Coronavirus: China orders travellers quarantined amid outbreak
Travellers from countries with severe coronavirus outbreaks who arrive in some parts of China will have to undergo a 14-day quarantine, state media say.
Travellers from the virus hotspots of South Korea, Japan, Iran and Italy arriving in the capital will have to be isolated, a Beijing official has said.
Shanghai and Guangdong announced similar restrictions earlier.
Authorities are worried the virus might be imported back into the country.
Although most virus deaths have been in China, Monday saw nine times more new infections outside China than in.
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Shanghai said it would require new arrivals from countries with “relatively serious virus conditions” to be isolated, without naming the countries.
Authorities are also asking overseas Chinese to reconsider travel plans.
“For the sake of your family’s health and safety, please strengthen your precautions, carefully decide on your travel plans and minimise mobility,” officials in one southern Chinese province said.
China reported 125 new virus cases on Tuesday – the lowest number of new daily infections in six weeks. There were also 31 more deaths – all in Hubei province, where the virus emerged.China orders travellers quarantined amid outbreak
In other developments:
- Finance ministers from the G7 countries are to have a conference call at 12:00 GMT to discuss the economic impact of coronavirus
- The Pope, who had cancelled a Lent retreat for the first time in his papacy because he was suffering from a cold, has tested negative for the virus, Italian media report
- South Korean President Moon Jae-in has put the country into what he calls a “state of war” to tackle the spread of the virus. He has ordered all government departments to shift to a 24-hour emergency system to handle the outbreak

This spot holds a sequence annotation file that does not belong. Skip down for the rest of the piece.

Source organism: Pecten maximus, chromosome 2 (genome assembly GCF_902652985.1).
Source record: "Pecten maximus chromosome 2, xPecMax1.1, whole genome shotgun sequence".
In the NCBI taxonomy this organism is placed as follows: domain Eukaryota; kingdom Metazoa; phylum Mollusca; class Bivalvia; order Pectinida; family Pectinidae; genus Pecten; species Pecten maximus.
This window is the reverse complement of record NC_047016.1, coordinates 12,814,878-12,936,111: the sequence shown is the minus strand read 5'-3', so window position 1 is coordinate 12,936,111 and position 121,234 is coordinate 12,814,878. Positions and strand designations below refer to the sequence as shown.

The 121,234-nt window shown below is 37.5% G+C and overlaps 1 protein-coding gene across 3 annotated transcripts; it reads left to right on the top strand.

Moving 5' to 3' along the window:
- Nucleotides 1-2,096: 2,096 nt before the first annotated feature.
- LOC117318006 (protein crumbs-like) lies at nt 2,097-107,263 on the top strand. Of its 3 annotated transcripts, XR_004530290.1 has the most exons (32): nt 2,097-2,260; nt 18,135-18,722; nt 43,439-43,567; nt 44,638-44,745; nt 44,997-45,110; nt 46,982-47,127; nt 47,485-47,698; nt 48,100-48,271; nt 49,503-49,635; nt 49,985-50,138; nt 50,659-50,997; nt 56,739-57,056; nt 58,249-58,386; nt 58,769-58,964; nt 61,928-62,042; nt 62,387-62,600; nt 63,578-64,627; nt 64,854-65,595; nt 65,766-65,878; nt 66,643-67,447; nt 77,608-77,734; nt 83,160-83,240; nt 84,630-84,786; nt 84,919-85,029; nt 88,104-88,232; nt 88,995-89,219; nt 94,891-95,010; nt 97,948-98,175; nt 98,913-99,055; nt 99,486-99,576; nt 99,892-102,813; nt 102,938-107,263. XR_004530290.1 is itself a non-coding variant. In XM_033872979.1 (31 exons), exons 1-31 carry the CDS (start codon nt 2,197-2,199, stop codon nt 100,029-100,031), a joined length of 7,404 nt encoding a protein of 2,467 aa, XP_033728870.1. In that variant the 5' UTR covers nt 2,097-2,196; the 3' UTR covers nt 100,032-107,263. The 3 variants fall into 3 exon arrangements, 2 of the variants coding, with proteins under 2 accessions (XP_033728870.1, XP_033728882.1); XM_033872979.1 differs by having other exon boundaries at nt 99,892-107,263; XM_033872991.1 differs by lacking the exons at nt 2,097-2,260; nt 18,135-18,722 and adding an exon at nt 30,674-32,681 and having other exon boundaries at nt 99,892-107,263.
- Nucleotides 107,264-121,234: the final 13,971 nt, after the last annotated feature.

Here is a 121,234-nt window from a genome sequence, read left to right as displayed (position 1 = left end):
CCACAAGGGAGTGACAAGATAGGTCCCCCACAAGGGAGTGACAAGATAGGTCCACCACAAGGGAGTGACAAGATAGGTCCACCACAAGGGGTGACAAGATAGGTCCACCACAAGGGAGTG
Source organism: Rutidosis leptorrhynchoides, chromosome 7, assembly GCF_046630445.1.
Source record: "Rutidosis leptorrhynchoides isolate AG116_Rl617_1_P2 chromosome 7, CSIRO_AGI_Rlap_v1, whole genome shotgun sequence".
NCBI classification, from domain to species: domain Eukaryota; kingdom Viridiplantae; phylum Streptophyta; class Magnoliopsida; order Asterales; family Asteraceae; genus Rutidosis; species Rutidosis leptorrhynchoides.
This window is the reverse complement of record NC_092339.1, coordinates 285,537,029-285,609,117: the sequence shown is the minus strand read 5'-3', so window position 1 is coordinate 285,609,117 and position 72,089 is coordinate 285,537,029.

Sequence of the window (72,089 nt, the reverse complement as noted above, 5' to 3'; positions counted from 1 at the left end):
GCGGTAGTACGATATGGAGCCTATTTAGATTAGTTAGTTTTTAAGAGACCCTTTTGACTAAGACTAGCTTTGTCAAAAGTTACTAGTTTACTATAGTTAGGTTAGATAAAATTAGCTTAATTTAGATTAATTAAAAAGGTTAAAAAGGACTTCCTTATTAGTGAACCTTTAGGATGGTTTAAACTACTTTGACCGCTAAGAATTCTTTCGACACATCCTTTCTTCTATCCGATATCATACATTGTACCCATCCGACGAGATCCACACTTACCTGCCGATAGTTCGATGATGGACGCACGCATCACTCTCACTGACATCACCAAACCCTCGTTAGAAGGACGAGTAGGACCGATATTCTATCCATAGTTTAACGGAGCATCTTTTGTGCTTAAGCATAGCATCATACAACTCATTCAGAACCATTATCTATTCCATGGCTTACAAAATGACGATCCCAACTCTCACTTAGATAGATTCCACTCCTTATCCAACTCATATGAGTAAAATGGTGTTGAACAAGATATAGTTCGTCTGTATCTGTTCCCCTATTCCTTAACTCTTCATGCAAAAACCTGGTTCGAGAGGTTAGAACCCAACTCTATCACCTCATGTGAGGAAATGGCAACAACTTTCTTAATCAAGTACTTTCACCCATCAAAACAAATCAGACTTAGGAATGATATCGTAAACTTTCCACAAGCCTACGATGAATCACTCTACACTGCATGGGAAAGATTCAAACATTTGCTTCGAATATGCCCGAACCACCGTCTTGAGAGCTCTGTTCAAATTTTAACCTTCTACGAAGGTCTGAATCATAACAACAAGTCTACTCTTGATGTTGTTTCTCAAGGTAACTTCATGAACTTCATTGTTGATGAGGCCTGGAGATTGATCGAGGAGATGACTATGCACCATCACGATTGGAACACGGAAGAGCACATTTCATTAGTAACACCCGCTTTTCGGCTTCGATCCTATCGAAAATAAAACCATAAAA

- Jailed British-Iranian woman Nazanin Zaghari-Ratcliffe is in good health, a spokesman for Iran’s judiciary has said. She was assessed after her husband said she was showing symptoms of the coronavirus
- A football club in eastern Germany has apologised to a group of Japanese guests who were asked to leave a home match on Sunday amid coronavirus concern
- In the UK, where there are 39 confirmed cases, the government has warned that up to a fifth of the workforce may be off sick during the peak of a coronavirus epidemic
What’s the latest?
There are now almost 90,000 cases worldwide in about 70 countries, although the vast majority – just under 90% – remain in China, and most of those are in Hubei province where the virus originated late last year.
Of the nearly 8,800 cases outside China, 81% are in four countries – Iran, South Korea, Italy and Japan.
One of the countries worst affected outside China – Italy – said on Monday that the death toll there had risen by 18 to 52. There are 1,835 confirmed cases, most of them in the Lombardy and Veneto areas of the north. Nearly 150 people are said to have recovered.
However, the country is seeing a slowdown in new cases. On Monday, the authorities said there were 258 new cases of the virus – a 16% increase on the previous day – after new cases spiked by 50% on Sunday.
Iran reported another 12 deaths on Monday, taking the total there to 66.
Health officials in the US state of Washington said on Monday that four more people had died, bringing the total there to six. They are the only deaths in the US so far. Local officials say they are buying a hotel to convert it into an isolation hospital.
On Tuesday, Ukraine confirmed its first case of coronavirus, while Portugal, Iceland, Jordan, Tunisia, Armenia, Latvia, Senegal, Morocco and Andorra confirmed their first cases on Monday.
How deadly is Covid-19?
The WHO says the virus appears to particularly affect those over 60, and people already ill.
In the first large analysis of more than 44,000 cases from China, the death rate was 10 times higher in the very elderly compared to the middle-aged.
Most patients have only mild symptoms and the death rate appears to be between 2% and 5%, the WHO said.
By comparison, seasonal flu has an average mortality rate of about 0.1%, but is highly infectious – with up to 400,000 people dying from it each year.
Other strains of coronavirus, such as Severe Acute Respiratory Syndrome (Sars) and Middle East Respiratory Syndrome (Mers), have much higher death rates than Covid-19.